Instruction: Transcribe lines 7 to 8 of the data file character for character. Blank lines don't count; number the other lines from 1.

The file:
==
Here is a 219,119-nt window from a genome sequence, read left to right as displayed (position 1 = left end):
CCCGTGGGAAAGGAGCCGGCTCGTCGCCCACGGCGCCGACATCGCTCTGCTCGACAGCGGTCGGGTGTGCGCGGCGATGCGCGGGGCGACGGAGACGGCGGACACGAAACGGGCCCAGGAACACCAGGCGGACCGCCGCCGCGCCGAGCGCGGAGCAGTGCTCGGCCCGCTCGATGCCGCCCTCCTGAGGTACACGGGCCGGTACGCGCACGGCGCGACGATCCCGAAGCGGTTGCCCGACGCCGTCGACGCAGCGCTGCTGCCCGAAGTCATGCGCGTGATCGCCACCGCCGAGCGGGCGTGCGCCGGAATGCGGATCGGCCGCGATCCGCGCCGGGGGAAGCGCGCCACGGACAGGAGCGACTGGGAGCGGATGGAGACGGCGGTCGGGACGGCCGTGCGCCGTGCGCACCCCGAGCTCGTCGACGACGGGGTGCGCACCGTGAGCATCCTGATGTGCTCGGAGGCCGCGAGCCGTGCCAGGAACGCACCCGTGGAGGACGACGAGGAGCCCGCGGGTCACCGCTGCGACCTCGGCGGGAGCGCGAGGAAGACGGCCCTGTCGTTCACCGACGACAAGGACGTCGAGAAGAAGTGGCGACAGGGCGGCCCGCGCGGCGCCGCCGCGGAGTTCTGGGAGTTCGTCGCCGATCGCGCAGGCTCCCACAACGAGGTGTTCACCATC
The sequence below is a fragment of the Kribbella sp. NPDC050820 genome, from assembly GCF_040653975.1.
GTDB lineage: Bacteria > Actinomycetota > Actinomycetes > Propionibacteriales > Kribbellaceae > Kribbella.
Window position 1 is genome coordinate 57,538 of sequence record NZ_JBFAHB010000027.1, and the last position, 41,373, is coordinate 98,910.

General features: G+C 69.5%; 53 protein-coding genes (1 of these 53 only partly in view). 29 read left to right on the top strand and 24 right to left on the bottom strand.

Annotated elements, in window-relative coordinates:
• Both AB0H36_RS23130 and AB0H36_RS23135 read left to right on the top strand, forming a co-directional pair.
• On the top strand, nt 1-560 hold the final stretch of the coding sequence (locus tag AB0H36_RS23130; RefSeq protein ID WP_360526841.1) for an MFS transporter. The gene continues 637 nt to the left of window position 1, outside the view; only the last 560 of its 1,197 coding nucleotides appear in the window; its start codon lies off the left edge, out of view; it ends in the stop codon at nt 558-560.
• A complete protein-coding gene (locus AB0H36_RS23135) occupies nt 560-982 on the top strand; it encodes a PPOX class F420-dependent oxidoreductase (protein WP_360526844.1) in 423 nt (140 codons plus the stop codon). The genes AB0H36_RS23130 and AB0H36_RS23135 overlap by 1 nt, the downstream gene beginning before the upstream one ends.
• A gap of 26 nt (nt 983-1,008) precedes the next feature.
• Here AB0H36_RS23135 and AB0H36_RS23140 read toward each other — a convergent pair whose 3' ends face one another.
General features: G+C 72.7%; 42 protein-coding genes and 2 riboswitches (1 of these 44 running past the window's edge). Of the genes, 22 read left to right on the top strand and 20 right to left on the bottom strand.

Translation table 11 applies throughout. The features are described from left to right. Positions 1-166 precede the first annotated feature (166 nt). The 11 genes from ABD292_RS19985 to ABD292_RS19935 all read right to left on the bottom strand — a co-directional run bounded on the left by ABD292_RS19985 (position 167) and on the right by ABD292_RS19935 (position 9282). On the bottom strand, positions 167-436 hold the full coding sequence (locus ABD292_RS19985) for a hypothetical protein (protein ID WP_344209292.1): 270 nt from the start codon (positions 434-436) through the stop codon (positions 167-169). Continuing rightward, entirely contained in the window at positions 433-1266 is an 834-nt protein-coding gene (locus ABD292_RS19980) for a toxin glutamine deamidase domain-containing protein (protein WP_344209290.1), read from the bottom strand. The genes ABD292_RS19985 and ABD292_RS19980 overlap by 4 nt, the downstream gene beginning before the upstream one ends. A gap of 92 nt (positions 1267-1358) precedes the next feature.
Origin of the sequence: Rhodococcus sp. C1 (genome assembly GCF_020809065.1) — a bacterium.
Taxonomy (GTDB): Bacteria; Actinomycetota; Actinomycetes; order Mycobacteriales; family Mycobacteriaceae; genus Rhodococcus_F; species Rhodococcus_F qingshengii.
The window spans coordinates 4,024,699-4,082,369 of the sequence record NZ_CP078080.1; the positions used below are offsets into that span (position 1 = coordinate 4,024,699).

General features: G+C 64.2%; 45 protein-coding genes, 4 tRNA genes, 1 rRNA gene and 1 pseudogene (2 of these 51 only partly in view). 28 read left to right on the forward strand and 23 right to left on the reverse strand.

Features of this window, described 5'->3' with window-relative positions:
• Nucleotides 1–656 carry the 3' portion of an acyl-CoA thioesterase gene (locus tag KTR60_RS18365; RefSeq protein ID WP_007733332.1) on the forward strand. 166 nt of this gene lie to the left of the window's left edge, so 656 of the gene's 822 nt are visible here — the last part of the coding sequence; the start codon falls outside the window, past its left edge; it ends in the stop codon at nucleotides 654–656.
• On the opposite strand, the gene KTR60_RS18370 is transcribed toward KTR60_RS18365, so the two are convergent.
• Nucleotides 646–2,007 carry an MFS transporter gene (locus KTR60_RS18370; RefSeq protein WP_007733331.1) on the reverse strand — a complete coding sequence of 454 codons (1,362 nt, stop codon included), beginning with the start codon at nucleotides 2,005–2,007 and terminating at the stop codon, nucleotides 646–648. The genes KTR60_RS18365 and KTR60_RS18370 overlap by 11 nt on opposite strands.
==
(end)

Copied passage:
Annotated elements, in window-relative coordinates:
• Both AB0H36_RS23130 and AB0H36_RS23135 read left to right on the top strand, forming a co-directional pair.